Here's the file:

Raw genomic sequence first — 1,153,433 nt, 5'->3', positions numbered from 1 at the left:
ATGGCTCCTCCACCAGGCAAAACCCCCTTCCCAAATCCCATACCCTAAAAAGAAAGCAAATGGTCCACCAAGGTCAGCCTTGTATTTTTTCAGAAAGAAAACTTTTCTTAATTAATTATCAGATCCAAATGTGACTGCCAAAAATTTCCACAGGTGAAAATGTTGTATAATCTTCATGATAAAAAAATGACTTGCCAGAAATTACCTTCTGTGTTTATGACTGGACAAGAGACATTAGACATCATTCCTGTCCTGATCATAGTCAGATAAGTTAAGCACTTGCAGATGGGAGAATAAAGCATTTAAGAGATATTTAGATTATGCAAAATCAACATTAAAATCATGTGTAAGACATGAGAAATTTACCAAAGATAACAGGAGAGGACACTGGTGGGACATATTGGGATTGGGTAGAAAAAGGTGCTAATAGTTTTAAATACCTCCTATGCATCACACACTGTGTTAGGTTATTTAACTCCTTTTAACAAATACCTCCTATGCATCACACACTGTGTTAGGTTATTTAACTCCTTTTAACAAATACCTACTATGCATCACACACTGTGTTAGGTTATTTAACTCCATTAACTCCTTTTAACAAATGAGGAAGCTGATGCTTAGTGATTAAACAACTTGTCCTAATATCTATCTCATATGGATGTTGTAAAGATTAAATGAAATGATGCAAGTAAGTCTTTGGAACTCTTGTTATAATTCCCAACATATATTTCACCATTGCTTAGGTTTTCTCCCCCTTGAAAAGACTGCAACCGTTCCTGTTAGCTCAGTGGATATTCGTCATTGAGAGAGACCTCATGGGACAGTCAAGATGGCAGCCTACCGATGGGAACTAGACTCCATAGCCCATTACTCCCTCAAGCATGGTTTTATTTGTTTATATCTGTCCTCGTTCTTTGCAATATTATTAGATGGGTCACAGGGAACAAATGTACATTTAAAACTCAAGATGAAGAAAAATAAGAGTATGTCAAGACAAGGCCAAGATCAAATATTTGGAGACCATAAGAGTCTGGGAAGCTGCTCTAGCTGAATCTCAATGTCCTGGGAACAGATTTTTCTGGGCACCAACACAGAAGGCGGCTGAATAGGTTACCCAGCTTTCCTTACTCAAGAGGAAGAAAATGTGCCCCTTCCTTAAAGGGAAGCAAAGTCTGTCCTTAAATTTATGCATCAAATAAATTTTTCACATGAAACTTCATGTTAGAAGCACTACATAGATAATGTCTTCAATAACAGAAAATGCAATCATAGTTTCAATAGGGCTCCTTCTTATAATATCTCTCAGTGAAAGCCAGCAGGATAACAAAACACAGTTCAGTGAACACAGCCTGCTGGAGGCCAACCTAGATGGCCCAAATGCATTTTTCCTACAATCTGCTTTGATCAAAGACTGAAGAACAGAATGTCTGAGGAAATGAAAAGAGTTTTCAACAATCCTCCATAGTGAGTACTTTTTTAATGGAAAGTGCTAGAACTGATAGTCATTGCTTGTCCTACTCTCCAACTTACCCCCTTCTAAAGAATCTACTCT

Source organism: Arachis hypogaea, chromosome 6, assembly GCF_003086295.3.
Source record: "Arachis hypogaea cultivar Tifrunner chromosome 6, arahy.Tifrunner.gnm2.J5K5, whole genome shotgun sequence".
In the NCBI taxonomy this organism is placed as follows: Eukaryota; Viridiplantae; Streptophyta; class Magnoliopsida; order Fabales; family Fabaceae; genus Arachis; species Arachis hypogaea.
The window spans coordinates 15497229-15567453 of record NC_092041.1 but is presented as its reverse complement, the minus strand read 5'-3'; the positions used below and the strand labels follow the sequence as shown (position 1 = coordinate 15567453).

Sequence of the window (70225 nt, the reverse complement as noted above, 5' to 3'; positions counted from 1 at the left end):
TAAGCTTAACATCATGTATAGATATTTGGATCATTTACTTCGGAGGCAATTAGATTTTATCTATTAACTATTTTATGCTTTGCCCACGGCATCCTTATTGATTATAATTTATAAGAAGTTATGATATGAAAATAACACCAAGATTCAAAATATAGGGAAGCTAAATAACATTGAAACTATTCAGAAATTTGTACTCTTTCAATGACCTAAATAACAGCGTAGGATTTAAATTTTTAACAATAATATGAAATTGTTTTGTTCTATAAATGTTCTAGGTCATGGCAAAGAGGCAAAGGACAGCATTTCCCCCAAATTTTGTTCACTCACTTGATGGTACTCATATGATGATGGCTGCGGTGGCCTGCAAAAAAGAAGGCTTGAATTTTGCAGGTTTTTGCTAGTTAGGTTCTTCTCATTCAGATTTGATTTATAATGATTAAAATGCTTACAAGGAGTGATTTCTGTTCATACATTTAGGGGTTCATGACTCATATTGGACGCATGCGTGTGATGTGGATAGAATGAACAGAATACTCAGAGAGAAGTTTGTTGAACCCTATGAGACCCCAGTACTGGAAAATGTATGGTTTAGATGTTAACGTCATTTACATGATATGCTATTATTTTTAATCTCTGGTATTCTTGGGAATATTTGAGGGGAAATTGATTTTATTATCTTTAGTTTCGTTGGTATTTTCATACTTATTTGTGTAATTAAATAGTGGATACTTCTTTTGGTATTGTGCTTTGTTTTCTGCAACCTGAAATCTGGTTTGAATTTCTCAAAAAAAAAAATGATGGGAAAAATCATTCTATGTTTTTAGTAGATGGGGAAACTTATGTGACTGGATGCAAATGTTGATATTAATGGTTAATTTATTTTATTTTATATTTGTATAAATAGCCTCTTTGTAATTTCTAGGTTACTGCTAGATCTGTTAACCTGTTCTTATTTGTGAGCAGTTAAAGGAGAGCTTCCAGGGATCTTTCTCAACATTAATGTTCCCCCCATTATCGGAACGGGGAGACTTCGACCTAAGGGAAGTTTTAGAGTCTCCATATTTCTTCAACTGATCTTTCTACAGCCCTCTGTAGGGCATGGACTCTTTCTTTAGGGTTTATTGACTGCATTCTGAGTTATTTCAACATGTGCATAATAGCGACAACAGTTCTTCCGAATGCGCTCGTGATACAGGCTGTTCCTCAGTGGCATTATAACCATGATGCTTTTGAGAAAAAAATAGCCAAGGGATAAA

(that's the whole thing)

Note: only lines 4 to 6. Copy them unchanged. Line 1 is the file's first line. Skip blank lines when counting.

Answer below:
Source record: "Arachis hypogaea cultivar Tifrunner chromosome 6, arahy.Tifrunner.gnm2.J5K5, whole genome shotgun sequence".
In the NCBI taxonomy this organism is placed as follows: Eukaryota; Viridiplantae; Streptophyta; class Magnoliopsida; order Fabales; family Fabaceae; genus Arachis; species Arachis hypogaea.
The window spans coordinates 15497229-15567453 of record NC_092041.1 but is presented as its reverse complement, the minus strand read 5'-3'; the positions used below and the strand labels follow the sequence as shown (position 1 = coordinate 15567453).